The Emergence of Russian America on Alaska’s Coast
The following is an excerpt from Converging Empires: Citizens and Subjects in the North Pacific Borderlands, 1867–1945 by Andrea Geiger.
In 1783, four decades after Vitus Bering’s first foray along the Aleutian Islands in 1741, Russia established what would become the center of its commercial operations in “Aliaska” on what Russians called Kodiak Island midway along the southern coast. When sea otter numbers again began to drop because of overharvesting in the areas first colonized along the Alaskan peninsula, much as they had in the western reaches of the Pacific Ocean, the Russian American Company (RAC), chartered by the Russian imperial government in 1799 to advance its interests in North America, extended its operations further eastward along that coast. The number of settlements established by the RAC remained relatively small, but it took just two decades for it to extend its commercial activities some two thousand miles along Alaska’s southern coast. In 1794, the RAC established a small commercial settlement at Yakutat Bay and, in 1799, another that it called Arkhangel’sk, rebuilt nearby as Novoarkhangel’sk in 1804 after the first settlement was destroyed by the Tlingit in 1802. The emergence of a Creole population that had ties both to Russian employees of the RAC and to local Indigenous groups, a consequence of the Russian imperial government’s policy of supporting the cohabitation of Indigenous women and Russian men, was itself a factor in the RAC’s success. Much as Métis men played a key role as midlevel managers for the HBC in British North America, Creole men filled key management roles in RAC operations; as in other colonized areas of North America, Indigenous women served as interpreters and assisted their partners in building a working relationship with local Indigenous communities.
Although Russia claimed the region it called Russian America by right of “discovery,” as the concept was understood in European international law at the time, its geographical contours remained largely unknown. In this sense yet again, the exclusive right to engage in commercial activity granted to the RAC by the Russian imperial government paralleled that granted to the HBC a century earlier by the British Crown and that granted to the Matsumae clan by the Tokugawa shogunate. Like the shogunate and the British Crown, the Russian imperial government knew almost nothing about most of the territory to which it purported to grant exclusive commercial access. With fewer than nine hundred Russian employees in all of Russian America at any given time, the RAC’s efficient exploitation of fur-bearing mammals in the region relied largely on the coerced labor first of the Aleut and then of the Kodiak peoples who had hunted along the Alaskan coast for centuries. It was their knowledge of land and ocean and the creatures that inhabited both, as well as their labor and finely honed technologies, that made possible Russia’s success. In his 1824 report, Zavalishin noted that the Kodiak “had dugout canoes whose speed was not inferior to that of the best rowboats or even whaleboats and gigs of English construction” and that they were not afraid to take either these or their small skin umiaks out on the open ocean. The Aleut, he reported, “handle[d] their small skin boats as deftly as our Cossacks do horses, [pursuing] game with great speed, turning kayaks easily in all directions, so that the prey rarely manages to escape.” Their skill in capturing sea otters far outweighed that of Russian hunters, whose own small boats, well adapted though they were to the more sheltered waters of the far western Pacific, could not always handle the turbulent waves of the Aleutians and in areas along the southern coast of Alaska.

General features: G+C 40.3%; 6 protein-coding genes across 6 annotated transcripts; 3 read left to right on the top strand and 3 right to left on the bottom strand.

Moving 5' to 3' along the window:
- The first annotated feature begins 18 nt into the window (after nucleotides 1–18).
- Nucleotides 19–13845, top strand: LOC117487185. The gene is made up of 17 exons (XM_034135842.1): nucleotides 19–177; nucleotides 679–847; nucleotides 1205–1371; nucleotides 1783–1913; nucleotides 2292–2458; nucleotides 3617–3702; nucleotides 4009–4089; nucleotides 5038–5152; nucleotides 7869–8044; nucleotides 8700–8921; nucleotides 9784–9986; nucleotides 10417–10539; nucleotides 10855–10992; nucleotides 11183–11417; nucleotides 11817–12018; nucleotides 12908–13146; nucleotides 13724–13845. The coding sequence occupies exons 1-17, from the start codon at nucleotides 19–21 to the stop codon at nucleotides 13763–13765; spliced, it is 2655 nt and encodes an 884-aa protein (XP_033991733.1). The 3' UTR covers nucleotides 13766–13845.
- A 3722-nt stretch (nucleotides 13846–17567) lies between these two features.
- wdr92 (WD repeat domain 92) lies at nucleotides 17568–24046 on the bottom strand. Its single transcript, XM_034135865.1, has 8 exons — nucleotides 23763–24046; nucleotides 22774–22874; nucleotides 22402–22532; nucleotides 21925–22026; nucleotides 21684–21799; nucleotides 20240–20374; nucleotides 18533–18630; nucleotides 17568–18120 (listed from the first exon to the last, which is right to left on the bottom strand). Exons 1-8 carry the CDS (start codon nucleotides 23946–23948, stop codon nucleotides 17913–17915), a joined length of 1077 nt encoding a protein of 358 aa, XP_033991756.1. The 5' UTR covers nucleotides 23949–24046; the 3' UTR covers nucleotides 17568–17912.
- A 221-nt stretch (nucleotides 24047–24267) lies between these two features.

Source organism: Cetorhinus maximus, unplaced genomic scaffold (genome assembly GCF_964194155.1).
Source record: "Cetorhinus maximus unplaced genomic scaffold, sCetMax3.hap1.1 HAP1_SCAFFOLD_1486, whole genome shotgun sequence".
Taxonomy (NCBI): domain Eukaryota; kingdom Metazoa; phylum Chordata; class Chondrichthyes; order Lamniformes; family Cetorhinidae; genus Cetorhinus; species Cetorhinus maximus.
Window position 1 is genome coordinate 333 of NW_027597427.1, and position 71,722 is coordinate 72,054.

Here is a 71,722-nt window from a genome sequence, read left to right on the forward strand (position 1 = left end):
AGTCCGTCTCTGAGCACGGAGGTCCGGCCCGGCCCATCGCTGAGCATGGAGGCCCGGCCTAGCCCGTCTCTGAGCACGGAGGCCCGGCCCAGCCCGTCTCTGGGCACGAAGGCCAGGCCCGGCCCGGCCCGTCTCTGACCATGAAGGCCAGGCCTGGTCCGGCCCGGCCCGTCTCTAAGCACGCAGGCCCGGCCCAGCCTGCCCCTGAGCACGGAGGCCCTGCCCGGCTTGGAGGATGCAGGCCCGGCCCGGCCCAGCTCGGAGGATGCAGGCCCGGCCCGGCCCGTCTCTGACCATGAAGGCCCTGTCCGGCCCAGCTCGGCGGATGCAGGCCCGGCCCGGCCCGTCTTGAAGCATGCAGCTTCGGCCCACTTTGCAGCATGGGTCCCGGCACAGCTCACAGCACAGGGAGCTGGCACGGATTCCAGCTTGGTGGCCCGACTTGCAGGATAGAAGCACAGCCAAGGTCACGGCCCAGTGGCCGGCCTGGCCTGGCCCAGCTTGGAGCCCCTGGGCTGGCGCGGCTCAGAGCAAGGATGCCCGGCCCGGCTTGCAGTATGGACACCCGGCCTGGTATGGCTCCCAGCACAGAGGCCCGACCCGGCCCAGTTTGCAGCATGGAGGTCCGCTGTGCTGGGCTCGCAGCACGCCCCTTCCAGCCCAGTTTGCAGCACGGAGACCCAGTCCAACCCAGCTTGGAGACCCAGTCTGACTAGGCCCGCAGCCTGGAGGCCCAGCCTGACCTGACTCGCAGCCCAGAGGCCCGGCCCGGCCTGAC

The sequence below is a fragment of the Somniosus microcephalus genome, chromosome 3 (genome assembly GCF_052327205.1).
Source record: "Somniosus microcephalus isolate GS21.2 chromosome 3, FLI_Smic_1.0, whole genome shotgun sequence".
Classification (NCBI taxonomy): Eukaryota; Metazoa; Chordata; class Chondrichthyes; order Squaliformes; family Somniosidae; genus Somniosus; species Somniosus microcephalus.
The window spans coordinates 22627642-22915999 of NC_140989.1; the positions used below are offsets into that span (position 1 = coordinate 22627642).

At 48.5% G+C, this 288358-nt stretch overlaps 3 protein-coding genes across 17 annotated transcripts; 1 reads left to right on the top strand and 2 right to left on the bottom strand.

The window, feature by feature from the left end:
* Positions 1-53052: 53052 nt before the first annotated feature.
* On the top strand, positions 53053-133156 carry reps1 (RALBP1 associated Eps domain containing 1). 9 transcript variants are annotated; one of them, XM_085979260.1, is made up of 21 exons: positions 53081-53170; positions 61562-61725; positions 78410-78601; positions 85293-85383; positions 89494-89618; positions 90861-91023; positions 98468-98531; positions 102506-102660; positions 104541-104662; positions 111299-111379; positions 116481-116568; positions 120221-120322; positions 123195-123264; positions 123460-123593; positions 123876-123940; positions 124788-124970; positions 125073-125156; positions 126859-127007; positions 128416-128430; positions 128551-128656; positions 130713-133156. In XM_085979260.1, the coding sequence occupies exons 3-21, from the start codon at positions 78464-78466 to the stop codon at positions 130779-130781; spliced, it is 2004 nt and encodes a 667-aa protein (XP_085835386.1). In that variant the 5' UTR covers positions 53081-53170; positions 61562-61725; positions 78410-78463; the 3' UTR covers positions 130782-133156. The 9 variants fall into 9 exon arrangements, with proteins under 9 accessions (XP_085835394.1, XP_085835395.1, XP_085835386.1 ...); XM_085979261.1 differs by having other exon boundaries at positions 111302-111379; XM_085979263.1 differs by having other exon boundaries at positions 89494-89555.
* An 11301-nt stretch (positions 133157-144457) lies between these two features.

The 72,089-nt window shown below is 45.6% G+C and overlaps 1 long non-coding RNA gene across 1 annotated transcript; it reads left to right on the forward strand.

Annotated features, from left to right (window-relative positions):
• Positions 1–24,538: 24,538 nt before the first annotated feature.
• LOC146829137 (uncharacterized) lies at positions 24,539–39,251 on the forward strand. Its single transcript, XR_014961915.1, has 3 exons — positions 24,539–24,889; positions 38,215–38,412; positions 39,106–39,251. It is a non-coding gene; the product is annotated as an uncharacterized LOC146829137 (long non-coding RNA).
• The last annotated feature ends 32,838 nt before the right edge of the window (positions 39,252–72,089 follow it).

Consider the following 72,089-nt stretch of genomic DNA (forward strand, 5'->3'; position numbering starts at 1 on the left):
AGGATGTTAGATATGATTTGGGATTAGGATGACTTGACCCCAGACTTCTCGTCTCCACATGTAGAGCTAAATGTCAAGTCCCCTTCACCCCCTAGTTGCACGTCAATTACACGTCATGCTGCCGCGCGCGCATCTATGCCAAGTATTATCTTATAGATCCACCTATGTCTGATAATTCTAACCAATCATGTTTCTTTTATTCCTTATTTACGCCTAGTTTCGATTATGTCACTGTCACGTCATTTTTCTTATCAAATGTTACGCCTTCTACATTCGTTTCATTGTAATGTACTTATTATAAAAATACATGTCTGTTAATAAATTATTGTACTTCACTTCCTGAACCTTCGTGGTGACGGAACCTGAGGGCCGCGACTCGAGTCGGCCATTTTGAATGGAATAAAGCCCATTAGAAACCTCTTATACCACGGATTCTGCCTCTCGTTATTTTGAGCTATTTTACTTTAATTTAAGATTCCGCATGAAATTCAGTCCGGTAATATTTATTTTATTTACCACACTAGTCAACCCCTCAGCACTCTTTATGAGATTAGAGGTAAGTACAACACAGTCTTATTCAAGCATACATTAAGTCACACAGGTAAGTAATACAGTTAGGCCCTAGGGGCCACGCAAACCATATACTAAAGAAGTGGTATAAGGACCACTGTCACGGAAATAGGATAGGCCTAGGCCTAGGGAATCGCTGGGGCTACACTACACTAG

Andrea Geiger is author of the award-winning Subverting Exclusion: Transpacific Encounters with Race, Caste, and Borders, 1885–1928.
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